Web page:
Coffee Knowledge Base

20 February 2024

The difference between filter coffee and espresso

The difference between filter coffee and espresso

As a coffee enthusiast, you're likely familiar with the difference between filter coffee and espresso. However, let's delve deeper into the specifics of this contrast in our blog. Join us as we clarify the nuanced differences between filter coffee and espresso.

Water to coffee ratio

First of all you have a totally different ratio of water to coffee. An espresso is much more intense than a filter coffee. For filter coffee you take an average of 20 grams for 300 ml of water. With an espresso you use roughly 20 grams for a double espresso with at least 40 ml and a maximum of 60 ml of water.

The water-coffee ratio is therefore very different. This makes espresso a taste bomb – a very intense shot of coffee with the dominant flavours emphasized while the more subtle ones often don’t make it through. With filter coffee you use the same amount of coffee with a lot more water, with an effect something like putting its characteristics under a magnifying glass. It allows you to detect and experience many more flavours. Filter coffee gives you a very honest and real picture of the coffee. After all, you process the coffee much less than with espresso coffees. This technique is also closest to the cupping technique that professionals use to assess and rate coffee. If you want to know more about cupping we recommend you to read our blog: 'Coffee cupping: what is it and how does it work?'.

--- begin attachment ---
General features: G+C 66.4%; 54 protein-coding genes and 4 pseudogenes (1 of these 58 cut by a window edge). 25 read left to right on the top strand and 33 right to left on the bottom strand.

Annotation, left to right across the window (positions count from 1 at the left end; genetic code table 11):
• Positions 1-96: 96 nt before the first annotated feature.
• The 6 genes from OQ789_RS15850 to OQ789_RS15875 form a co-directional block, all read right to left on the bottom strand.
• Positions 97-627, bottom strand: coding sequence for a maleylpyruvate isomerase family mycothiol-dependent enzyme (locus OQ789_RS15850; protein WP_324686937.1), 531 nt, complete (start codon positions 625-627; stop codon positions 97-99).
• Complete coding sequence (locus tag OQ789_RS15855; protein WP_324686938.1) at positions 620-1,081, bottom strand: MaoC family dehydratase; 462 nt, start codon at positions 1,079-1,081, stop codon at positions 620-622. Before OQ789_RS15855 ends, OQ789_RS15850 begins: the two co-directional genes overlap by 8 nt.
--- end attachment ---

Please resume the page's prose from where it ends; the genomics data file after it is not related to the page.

Another big difference between the two types is the ‘crema’, which has to be on a cup of espresso but is nonexistent with filter coffee. The crema or the creamy layer that lies on the surface of an espresso is no more than a collection of all the undissolved particles and oils that are pushed through the ‘basket’ by the pressure. They gather on the surface of the liquid coffee and form the bitter flavour component of your espresso.